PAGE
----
The Mariners offense is a land of contrasts. You have Robinson Cano, who’s rebounded from his bizarrely pedestrian 2015; Kyle Seager, who stands apart even in a crowded field of American League third basemen; and Nelson Cruz, who continues to take advantage of the graying self-portrait locked away in his attic. Those three players have combined to earn 15.2 fWAR, and all of them rank in the AL’s top 25.
On the other side of the coin, well, where do we begin? Adam Lind and Ketel Marte have each played below replacement level, consuming 882 plate appearances while doing so. Dae-Ho Lee has chipped in a meager 0.3 fWAR as a 34-year-old rookie, Shawn O’Malley has fared just as poorly in his age-28 debut...I could go on. If Seattle had more position players of the Cano-Seager-Cruz caliber, it would have competed with Texas for the AL West title; instead, a bunch of stinkers have weighed the club down, and the M's are desperately fighting for a Wild Card spot they are not likely to obtain.
And then, in the middle of the pack, you have (among other players) Franklin Gutierrez. Remember Guti? Back in 2009, he won a Gold Glove and earned one of the coolest nicknames in major-league history. Then came the injuries. After a 6.0 fWAR explosion in 2009, he limped his way to 3.3 fWAR over the course of the next five years (most of which came via a 2.1 fWAR in 2010). When the Mariners inked Gutierrez to a minor-league deal before 2015, they probably saw him as a gamble with little chance of paying off.
But pay off, he did. Gutierrez had the best offensive campaign of his career, slugging his way to a career-best 167 wRC+; that translated to 2.3 fWAR over a mere 189 plate appearances. In the offseason, shortly before the M’s re-upped Gutierrez, my colleague Spencer Bingol deemed him the position-player equivalent of Rich Hill — although each player looked to be over the hill (no pun intended), they revamped their style and came back stronger than ever.
This season, Gutierrez has fallen back to earth. He’s accumulated only 0.9 fWAR despite getting 89 more plate appearances than he did last year. In fairness, a lot of his regression is due to a flukishly bad appraisal from the defensive metrics — I can’t see why an outfielder who hasn’t blown a routine or likely play (and whose nickname is "Death to Flying Things") should have -4.2 UZR. But Gutierrez has gotten worse on offense, too: His wRC+ has tumbled from that 167 to a far less spectacular 118.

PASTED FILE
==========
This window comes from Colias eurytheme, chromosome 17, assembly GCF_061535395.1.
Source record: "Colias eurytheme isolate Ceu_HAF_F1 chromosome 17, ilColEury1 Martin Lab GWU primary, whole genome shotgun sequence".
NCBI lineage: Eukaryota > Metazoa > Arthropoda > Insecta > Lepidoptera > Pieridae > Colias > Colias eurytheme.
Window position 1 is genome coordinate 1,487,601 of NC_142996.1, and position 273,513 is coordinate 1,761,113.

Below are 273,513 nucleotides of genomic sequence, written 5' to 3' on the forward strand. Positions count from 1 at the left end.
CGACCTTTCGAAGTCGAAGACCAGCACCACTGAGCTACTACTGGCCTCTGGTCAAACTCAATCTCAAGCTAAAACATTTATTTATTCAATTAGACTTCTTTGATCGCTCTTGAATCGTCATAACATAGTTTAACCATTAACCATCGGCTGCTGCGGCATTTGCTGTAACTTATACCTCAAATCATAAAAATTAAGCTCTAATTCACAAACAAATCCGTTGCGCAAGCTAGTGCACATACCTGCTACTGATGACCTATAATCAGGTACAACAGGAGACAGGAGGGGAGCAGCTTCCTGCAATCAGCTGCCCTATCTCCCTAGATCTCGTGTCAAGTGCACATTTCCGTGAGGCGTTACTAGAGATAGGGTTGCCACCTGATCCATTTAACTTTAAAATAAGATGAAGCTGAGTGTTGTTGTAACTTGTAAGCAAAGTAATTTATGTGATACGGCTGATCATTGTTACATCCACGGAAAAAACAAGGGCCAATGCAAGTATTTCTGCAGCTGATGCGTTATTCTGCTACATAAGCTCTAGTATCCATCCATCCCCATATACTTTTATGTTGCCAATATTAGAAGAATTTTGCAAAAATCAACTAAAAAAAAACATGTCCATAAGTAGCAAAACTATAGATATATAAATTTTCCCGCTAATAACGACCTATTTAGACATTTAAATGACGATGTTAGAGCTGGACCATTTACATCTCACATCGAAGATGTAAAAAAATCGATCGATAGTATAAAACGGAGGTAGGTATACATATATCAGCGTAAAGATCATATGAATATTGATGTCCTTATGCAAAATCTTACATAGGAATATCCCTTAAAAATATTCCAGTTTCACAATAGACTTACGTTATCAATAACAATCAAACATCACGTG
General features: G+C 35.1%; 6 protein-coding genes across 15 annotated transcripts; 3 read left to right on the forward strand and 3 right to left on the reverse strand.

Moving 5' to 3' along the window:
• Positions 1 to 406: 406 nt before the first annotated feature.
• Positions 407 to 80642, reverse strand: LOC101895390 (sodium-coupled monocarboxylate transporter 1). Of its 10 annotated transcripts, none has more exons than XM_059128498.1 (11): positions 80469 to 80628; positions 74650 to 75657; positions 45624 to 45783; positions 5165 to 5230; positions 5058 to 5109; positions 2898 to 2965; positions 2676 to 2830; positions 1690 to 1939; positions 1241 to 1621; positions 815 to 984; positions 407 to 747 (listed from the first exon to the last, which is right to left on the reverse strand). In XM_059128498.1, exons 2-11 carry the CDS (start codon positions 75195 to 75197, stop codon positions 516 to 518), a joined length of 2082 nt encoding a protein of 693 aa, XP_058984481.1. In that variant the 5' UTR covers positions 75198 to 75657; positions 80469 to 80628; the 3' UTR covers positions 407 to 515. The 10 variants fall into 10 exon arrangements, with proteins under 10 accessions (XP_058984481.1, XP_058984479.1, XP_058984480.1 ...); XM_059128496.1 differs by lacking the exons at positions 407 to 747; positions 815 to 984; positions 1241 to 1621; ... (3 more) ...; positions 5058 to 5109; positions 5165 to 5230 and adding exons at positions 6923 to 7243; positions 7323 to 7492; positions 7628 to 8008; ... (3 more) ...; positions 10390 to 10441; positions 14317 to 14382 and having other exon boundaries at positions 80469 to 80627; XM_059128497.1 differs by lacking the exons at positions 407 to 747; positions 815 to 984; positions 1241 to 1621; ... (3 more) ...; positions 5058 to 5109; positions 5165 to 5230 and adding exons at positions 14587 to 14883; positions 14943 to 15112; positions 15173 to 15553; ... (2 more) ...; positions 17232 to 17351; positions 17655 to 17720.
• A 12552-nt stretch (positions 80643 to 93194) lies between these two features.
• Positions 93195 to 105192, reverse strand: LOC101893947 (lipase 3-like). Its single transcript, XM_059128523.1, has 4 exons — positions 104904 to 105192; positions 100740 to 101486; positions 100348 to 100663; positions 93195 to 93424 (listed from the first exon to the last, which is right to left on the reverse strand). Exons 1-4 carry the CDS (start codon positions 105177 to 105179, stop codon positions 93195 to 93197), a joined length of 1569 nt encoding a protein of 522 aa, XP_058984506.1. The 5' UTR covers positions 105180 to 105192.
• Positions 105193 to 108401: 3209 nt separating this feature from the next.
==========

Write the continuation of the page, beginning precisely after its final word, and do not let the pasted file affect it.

The problem hasn’t been weak contact. Of the 302 players who have stepped to the dish 250 times this season, no one has a better hard-hit rate than Gutierrez’s 47.2 percent. For the sake of comparison: Cano, Seager, and Cruz are at 35.7, 38.0, and 36.2 percent, respectively. What do those three have in common that Gutierrez lacks? A lack of ground balls.
Gutierrez has put the ball on the ground 50.3 percent of the time in 2016, which slots him 58th in that sample. That combination, of hard contact and worm burners, is quite uncommon:
None of the other 301 hitters comes close to Guti. That’s because usually, when a guy makes solid contact, he’ll do so in the air, since grounders tend to be weaker than flies and liners. Some players, though — the Gutierrezes and Anthony Rendons of the world — will just crush everything irrespective of launch angle.
Indeed, Gutierrez also has the highest hard-hit rate on ground balls in the majors, and by an even wider margin:
Poor luck has certainly put a damper on Gutierrez’s 2016 output. Despite all of that hard contact, his 36 grounder wRC+ ranks him 108th in the majors. Opponents don’t shift him too often, and although the aforementioned injuries have sapped him of some of his speed, he can still get down the line. If he continues to slam the ball into the ground, eventually he’ll produce on those balls.
With that said, the high grounder rate does bear some blame for his struggles. Spencer noted in his article that Gutierrez had the lowest ground ball rate of his career, at 40.7 percent, during his 2015 breakout. He’ll regain that formidable offense only if he starts to elevate the ball again. And that means he needs to get under low pitches, which he’s failed to do this year:
In 2015, Gutierrez put 46 balls in play in the lower part of the strike zone, according to Baseball Savant*. 25 of those, or 54.4 percent, went on the ground, which ranked him in the 42nd percentile. In 2016, his ground ball rate on low pitches has leapt to 74.2 percent, moving him up to the 98th percentile. When given a higher offering, Gutierrez will still put it in the air, but that can’t compensate for the spike in grounders down below.
*Here, I define "lower part" as sections 7, 8, 9, 13, and 14 of Savant’s strike zone.
If Gutierrez remains at this level of offense, he’ll be a solid player. Most teams will find a spot for a capable (in theory) defender who can hold his own at the plate. He won’t go back to being elite, however, unless he cuts down on the ground balls. Making hard contact is half the battle; the other part is making sure that contact goes where you want it to go.
The Mariners, somehow, find themselves in contention for the postseason. They’ve had one of the wilder years of any team in the American League, and thanks to an eight-game win streak a couple of weeks back, they’re only two games behind the Orioles and Blue Jays in the wildcard race. With the last three games of their season against the miserable Athletics, they could certainly heat up down the stretch.
This gives Gutierrez three more opportunities to smack some more fly balls, recover his power, and make a push to rejoin the Cano-Seager-Cruz class of players. He certainly has experience with coming back from impossible odds — who’s to say he’ll fall short here?